We would log over 250 miles this day and never once asked “are we there yet?”
thats how good the riding is you never get tired.
The ride was never ending amazing!
Gunnison to Colorado Springs and Pikes Peak.
As you can see the weather was changing as we rode to the top of Pikes Peak over 14,000 feet above sea level
Coming down is another story. Freezing rain and cold and gravity = white knuckle ride.
Yes thats how steep it is!!!!!
Happy to be down out of the clouds!!!
From here it was a long ride back to Indiana but it was well worth it and was the beginning of the
Big Harley Adventure as Kirk named it.
For years in the future we will travel and explore this vast wonderful land.
May of 2012 brought with it news of a serious illness, Non Hodgkin’s Lymphoma.
The cancer won’t let you ever forget
The chemo won’t let you remember
The lumps I had discovered in October 2011 near my groin were tested by Ultra sound or whatever the device is they use to look at babies in the womb, you know the gel and the slick surface sliding around looking inside you. Any way I was told it was infection in my lymph nodes due to a recent appendectomy and prescribed antibiotics.
In November 2011 I had suffered an injury to my neck and underwent testing to see if there was damage to my discs. Those results noted, in addition to the disc damage a mystery lump in the front of my neck. Noted as not fully viewed, incomplete view as an additional note. A possible goiter of 2.5 cm. I was tested for thyroid levels and prescribed a drug to correct the slightly off levels that may help with the “goiter”.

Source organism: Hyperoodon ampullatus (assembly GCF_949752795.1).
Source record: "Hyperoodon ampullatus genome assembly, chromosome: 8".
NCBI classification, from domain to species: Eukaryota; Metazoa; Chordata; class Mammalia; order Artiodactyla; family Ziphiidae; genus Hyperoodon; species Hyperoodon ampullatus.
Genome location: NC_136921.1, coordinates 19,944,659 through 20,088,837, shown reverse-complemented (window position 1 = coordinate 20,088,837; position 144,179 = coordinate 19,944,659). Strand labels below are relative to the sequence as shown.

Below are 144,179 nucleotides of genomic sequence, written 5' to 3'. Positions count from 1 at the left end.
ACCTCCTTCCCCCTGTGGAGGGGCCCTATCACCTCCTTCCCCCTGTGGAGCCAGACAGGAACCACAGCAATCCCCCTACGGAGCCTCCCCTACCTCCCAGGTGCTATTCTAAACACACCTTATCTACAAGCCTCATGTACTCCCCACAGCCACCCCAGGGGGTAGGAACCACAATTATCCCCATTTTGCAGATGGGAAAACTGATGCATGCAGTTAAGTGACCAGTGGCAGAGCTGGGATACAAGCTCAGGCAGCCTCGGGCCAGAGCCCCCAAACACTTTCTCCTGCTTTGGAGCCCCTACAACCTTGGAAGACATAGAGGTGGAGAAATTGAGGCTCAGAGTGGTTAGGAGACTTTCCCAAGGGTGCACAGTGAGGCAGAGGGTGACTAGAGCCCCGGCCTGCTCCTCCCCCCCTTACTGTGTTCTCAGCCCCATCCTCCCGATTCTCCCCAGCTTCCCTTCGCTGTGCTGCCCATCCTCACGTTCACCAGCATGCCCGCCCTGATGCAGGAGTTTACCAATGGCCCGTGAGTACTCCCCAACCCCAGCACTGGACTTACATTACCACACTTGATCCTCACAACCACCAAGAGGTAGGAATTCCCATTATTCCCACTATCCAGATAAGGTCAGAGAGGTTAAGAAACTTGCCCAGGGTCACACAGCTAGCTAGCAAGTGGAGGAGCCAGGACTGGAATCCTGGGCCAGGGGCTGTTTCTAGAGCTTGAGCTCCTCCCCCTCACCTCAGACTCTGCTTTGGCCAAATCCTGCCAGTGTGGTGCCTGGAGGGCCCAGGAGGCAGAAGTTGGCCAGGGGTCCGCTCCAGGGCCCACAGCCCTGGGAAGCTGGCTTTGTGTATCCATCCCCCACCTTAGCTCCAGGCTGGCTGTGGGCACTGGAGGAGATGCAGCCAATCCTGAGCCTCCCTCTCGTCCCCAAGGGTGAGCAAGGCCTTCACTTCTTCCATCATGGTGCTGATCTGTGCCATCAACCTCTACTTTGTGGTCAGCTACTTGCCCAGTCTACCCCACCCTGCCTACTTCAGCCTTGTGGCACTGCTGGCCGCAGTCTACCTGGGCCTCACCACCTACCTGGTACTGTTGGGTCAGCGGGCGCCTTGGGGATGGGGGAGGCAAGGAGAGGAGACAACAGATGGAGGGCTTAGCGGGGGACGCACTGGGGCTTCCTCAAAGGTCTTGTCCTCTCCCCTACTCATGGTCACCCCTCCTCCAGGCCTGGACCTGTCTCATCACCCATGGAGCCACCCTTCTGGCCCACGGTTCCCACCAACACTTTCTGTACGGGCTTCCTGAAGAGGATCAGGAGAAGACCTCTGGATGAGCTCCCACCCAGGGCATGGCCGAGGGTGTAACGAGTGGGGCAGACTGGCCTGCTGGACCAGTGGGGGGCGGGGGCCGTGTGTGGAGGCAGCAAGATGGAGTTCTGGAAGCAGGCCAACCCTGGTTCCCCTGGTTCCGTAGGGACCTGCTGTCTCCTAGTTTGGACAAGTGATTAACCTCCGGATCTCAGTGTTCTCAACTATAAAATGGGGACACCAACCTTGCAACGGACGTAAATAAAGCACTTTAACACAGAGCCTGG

May of 2012 was my follow-up from my November visit. The look on the doctors face said it all when I complained about the lump on my neck not getting any smaller and actually getting larger. Nurse! called the doctor. Get Rick over to a specialist to look at his throat.
The lump had grown to 9 cm. I was sent for an EKG and other test to see if I could survive a surgery to possibly put in a Traciatmy or and remove the growth. But first a biopsy, fine needle type. while I lay on the table after the biopsy told not to move . I can hear the clink of glass vials and a stirring sound and another doctor that I can’t remember his name came in and while this is all happening I can hear the doctor on a phone call saying medical terms and decimal point readings, that I have no idea of what the meaning is. I was not told anything other than my doctor would be in contact with me about my results.